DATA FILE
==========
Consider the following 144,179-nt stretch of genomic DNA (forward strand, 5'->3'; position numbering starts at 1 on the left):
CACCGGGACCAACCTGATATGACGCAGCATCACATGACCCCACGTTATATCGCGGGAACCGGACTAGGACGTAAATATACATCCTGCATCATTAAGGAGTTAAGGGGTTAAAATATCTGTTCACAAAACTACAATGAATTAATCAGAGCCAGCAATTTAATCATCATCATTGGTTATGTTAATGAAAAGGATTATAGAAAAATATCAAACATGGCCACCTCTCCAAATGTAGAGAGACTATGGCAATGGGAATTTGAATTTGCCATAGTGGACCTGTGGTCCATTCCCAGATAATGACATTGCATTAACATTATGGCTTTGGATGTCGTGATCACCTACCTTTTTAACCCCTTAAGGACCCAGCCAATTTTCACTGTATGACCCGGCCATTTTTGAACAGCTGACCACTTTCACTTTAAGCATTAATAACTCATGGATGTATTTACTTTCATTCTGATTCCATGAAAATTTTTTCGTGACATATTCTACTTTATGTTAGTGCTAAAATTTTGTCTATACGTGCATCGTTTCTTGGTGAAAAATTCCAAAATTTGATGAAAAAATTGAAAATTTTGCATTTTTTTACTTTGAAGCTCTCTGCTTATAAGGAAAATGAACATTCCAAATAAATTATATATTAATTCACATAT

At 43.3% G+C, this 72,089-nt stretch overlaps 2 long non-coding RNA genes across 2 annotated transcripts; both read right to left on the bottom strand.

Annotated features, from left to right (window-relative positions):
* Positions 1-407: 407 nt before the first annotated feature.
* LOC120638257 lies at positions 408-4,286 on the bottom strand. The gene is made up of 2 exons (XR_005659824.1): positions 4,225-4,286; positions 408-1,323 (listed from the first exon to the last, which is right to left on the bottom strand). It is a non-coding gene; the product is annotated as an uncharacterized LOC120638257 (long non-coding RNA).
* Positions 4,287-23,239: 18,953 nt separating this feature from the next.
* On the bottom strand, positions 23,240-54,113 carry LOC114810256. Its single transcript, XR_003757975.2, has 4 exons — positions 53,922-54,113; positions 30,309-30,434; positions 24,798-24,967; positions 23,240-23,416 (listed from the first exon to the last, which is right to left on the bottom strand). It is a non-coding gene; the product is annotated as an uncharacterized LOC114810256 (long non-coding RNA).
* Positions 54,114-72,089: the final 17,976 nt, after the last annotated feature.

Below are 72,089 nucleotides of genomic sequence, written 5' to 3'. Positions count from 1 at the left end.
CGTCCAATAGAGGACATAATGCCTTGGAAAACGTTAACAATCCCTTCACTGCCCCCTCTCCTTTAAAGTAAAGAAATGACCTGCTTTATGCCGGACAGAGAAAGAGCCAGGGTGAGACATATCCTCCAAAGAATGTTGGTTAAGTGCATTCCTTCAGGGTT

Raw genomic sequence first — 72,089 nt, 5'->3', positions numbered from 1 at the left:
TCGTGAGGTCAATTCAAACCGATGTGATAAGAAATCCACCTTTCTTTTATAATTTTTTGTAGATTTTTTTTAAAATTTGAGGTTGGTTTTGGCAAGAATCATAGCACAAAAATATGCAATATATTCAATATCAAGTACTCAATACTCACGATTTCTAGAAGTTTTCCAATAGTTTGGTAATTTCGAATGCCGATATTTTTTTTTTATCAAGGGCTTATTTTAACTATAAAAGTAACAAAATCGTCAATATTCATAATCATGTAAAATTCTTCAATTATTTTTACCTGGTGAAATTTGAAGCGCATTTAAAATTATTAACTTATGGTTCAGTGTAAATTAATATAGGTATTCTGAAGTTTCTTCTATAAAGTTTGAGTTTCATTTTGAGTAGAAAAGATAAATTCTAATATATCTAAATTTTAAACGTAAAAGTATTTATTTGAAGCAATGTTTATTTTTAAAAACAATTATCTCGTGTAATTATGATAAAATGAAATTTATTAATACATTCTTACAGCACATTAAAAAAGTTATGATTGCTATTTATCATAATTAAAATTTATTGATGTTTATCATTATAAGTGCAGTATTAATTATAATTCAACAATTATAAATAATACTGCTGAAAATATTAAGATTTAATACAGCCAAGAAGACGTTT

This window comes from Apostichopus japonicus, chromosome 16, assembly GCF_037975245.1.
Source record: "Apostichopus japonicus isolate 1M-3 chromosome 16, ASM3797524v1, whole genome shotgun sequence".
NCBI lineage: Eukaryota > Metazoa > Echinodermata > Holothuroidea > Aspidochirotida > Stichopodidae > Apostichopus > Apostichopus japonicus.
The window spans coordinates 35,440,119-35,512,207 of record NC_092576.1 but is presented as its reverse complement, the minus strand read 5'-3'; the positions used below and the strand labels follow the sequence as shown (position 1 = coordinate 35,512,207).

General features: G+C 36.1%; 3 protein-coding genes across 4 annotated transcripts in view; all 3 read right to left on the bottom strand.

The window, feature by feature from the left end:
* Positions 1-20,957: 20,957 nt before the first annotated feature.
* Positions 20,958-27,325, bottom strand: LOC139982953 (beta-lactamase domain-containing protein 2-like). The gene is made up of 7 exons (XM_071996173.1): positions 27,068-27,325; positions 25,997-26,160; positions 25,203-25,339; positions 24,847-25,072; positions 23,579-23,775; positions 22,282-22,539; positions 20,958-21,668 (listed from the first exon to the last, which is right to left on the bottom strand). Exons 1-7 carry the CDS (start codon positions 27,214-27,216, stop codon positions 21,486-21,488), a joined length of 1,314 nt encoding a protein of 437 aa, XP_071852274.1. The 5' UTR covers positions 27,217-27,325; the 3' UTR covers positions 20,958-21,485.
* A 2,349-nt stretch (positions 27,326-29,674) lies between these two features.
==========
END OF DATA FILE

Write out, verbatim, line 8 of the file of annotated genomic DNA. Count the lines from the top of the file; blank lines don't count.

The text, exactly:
* On the bottom strand, positions 23,240-54,113 carry LOC114810256. Its single transcript, XR_003757975.2, has 4 exons — positions 53,922-54,113; positions 30,309-30,434; positions 24,798-24,967; positions 23,240-23,416 (listed from the first exon to the last, which is right to left on the bottom strand). It is a non-coding gene; the product is annotated as an uncharacterized LOC114810256 (long non-coding RNA).